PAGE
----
Posted by: tuulenhaiven | May 6, 2009

The Complete Saki

SakiIn April I read a review of a short story by Saki on Eva’s blog, and was so intrigued that I almost bought The Complete Saki that day. Tight purse strings convinced me to inter-library loan it instead. When it arrived a week and a half later, the desire to start in on the fabulously funny short stories compelled me to finish reading Hopscotch!

So far I have read the first three collections – Reginald, Reginald in Russia, and The Chronicles of Clovis. They were thoroughly delightful. The author, Hector Hugh Monro – who used Saki as his pseudonym – published several other short story collections as well as three plays and three novels. Born in Burma in 1870 to a senior official in the Burma police, Saki was brought up in Devonshire, traveled throughout Europe with his father, joined the Burma police for year, then became a foreign correspondent for the Morning Post in the Balkans, Russia, and Paris. He died fairly young, in 1916, mixed up with WWI at Beaumont Hamel.

His life seemed to lend itself well to keeping his finger on the pulse of English Edwardian life, among other things, and it is the rather foolish escapades of the upper crust that the stories I read were about. Reginald and Clovis, the narrators, instigators, and very well dressed heroes of these three collections, are similar in their mischievous attempts to keep the duchesses and elderly aunts of their acquaintance off balance. Reginald seems to do it with slightly less wit, but both young men rise equally well to the challenge of reminding everyone just how silly they are.

In the first collection – Reginald, – Reginald gets up to various types of mischief and gives his opinions on several matters very loudly and pointedly. In the second collection – Reginald in Russia – Reginald figures less prominently, and the pieces are often absurd tales with abrupt, ironic endings. One of my favorites was The Mouse, where a man on a train journey finds that he has a mouse inside his clothes and is forced to undress, all the while hoping the sleeping lady sharing his compartment won’t wake. When she does, he spends the rest of the trip huddled beneath a rug, frantically making up stories about malaria and wondering how on earth he’ll get his clothes back on before they reach the station. In a final panic he throws the rug to the wind and bares all, and then…the punchline.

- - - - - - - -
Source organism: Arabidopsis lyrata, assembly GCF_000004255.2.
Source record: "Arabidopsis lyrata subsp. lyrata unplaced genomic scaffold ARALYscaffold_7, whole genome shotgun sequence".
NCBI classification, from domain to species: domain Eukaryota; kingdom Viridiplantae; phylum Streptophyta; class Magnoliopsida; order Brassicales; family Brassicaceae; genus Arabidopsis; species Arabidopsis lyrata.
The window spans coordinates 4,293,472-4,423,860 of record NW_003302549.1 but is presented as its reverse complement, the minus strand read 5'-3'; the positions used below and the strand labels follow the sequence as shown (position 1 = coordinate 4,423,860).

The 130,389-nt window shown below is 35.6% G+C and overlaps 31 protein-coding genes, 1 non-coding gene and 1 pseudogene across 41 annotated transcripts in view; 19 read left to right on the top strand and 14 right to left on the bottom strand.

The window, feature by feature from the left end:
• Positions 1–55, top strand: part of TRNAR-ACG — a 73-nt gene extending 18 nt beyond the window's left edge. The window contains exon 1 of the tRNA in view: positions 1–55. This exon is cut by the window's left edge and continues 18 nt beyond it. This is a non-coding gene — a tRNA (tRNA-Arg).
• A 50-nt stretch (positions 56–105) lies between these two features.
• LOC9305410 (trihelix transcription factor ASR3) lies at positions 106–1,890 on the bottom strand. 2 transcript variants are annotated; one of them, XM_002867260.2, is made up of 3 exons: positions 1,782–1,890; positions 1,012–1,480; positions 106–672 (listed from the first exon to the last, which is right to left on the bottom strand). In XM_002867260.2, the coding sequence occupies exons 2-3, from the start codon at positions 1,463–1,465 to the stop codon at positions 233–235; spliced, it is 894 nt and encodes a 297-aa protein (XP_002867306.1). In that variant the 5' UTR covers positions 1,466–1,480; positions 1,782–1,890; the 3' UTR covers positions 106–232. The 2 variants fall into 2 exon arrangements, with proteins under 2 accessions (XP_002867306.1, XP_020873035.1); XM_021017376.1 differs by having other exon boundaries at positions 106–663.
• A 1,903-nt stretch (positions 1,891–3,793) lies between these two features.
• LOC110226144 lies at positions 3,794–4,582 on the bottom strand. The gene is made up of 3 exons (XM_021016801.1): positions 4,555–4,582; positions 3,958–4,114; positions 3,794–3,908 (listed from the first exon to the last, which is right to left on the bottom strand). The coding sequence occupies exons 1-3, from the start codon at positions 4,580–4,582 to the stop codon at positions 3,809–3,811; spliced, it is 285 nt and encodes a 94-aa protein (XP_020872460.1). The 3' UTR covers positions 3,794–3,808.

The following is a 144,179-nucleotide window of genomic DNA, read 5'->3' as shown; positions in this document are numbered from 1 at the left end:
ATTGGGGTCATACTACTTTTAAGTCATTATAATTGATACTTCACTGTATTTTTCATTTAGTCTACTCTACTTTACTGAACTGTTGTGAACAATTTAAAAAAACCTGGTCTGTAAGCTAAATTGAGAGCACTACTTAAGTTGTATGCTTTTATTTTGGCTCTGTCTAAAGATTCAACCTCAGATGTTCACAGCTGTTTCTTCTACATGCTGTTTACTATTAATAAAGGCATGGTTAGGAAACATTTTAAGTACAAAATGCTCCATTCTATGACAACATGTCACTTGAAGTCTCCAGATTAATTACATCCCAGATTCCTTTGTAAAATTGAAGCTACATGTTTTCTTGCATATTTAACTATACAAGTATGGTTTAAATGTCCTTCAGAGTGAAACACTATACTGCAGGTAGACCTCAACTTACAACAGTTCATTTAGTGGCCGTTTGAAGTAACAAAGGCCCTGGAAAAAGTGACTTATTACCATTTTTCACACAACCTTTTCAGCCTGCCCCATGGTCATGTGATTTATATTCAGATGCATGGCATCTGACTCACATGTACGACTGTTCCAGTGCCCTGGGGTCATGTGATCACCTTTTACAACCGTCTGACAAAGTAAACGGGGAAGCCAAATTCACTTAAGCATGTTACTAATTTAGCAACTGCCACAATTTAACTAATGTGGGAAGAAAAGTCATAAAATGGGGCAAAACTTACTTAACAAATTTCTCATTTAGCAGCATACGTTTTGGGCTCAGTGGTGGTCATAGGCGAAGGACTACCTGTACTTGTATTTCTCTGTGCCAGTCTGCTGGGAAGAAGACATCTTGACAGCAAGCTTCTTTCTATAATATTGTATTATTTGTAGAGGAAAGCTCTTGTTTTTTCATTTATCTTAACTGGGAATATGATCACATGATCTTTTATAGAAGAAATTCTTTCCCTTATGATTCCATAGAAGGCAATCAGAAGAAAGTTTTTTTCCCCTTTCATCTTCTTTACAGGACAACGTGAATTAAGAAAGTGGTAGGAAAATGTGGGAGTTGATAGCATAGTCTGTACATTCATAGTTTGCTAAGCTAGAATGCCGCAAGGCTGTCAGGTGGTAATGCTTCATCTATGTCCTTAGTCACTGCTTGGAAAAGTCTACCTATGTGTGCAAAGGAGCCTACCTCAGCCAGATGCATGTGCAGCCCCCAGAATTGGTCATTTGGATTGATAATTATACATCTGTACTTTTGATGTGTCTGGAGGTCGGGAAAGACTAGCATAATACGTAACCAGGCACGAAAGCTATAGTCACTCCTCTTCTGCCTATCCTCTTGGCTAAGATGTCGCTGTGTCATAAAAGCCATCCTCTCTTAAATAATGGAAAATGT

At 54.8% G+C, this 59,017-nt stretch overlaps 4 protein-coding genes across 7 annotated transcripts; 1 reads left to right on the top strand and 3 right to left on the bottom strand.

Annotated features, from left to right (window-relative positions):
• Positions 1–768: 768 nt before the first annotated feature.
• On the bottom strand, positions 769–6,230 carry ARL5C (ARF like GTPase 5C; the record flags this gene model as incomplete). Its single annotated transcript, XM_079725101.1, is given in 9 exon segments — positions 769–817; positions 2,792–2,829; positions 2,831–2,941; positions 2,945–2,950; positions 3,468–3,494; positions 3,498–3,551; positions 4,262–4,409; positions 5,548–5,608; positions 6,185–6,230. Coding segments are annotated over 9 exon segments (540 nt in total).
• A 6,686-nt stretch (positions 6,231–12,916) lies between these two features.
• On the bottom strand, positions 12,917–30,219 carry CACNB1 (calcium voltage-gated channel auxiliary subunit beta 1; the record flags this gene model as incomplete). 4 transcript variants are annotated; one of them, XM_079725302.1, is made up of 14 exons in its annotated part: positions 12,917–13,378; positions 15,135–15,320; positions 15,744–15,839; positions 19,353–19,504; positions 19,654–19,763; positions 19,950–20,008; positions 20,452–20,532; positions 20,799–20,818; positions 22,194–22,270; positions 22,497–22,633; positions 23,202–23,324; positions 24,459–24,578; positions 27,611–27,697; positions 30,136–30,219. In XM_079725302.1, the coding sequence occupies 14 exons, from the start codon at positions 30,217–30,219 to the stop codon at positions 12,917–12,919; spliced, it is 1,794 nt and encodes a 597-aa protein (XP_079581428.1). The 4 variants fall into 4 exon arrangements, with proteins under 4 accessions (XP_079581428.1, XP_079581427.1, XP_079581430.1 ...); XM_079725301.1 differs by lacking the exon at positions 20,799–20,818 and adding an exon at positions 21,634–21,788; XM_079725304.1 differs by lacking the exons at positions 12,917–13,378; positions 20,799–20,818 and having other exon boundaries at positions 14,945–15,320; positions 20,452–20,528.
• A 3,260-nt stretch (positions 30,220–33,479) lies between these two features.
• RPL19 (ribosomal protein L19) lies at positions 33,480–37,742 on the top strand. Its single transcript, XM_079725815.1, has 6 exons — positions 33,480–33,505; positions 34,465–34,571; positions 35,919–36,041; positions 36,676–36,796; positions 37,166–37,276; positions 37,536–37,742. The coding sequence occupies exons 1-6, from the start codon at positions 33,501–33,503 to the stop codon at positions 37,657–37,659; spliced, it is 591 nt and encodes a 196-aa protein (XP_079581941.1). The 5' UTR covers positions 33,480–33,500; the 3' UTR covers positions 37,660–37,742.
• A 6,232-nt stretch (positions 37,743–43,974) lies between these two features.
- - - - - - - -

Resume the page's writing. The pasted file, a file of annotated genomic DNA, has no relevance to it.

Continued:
Clovis is definitely the hero of his own life and all the stories in The Chronicles of Clovis, although his roll is often storyteller. He is one of those infuriating people that one tolerates because they keep things interesting. Certainly that can be the only reason he wasn’t drowned at birth, something his Aunt and the Baroness whose house he frequents may sometimes regret. A classic escapade can be found in The Unrest-Cure, where Clovis overhears a man on a train regretting that he and his middle-aged sister are already living as though they were far older. They dislike any kind of excitement or deviation from their normal schedule. His friend suggests an ‘unrest-cure’, some vigorous action to shake them back into being spontaneous and young again. Clovis, being Clovis, decides he will inflict his own variety of ‘unrest-cure’ upon the fellow. When the poor man receives a telegram informing him of the momentary arrival of the Bishop, Clovis’ cure has only just begun.

Although I am abandoning these snarky, hilarious stories for the moment, I am thoroughly pleased to have discovered Saki (thank you Eva!) and will probably have to purchase the book after all. I’ll leave you with this delicious scene that made me giggle, while being abundantly true:

From The Match-Maker
‘Six minutes later Clovis approached the supper-table, in the blessed expectancy of one who has dined sketchily and long ago.
“I’m starving,” he announced, making an effort to sit down gracefully and read the menu at the same time.
“So I gathered,” said his host, “from the fact that you were nearly punctual. I ought to have told you that I’m a Food Reformer. I’ve order two bowls of bread-and-milk and some health biscuits. I hope you don’t mind.”
Clovis pretended afterwards that he didn’t go white above the collar-line for the fraction of a second.
“All the same,” he said, “you ought not to joke about such things. There really are such people. I’ve known people who’ve met them. To think of all the adorable things there are to eat in the world, and then to go through life munching sawdust and being proud of it.”
“They’re like the Flagellants of the Middle Ages, who went about mortifying themselves.”
“They had some excuse,” said Clovis. ” They did it to save their immortal souls, didn’t they? You needn’t tell me that a man who doesn’t love oysters and asparagus and good wines has got a soul, or a stomach either. He’s simply got the instinct for being unhappy highly developed.” ‘

Truly, a man after my own heart, at least on some points!


Responses

  1. Ha, this sounds right up my alley! I can always get into the ridiculous escapades of some bumbling upper-class British lads.

  2. I don’t think I’ve ever read any short stories by Saki, but everybody I know who has has raved about him just as much as you. Looks like you’re finding some real gems on interlibrary loan these days!

  3. I hope you both enjoy Saki. He’s really very pleasant – perfect for both the beach or a cozy armchair by the fire. I imagine his stories would be excellent for reading out loud too, although hard to get through due to giggling. 🙂


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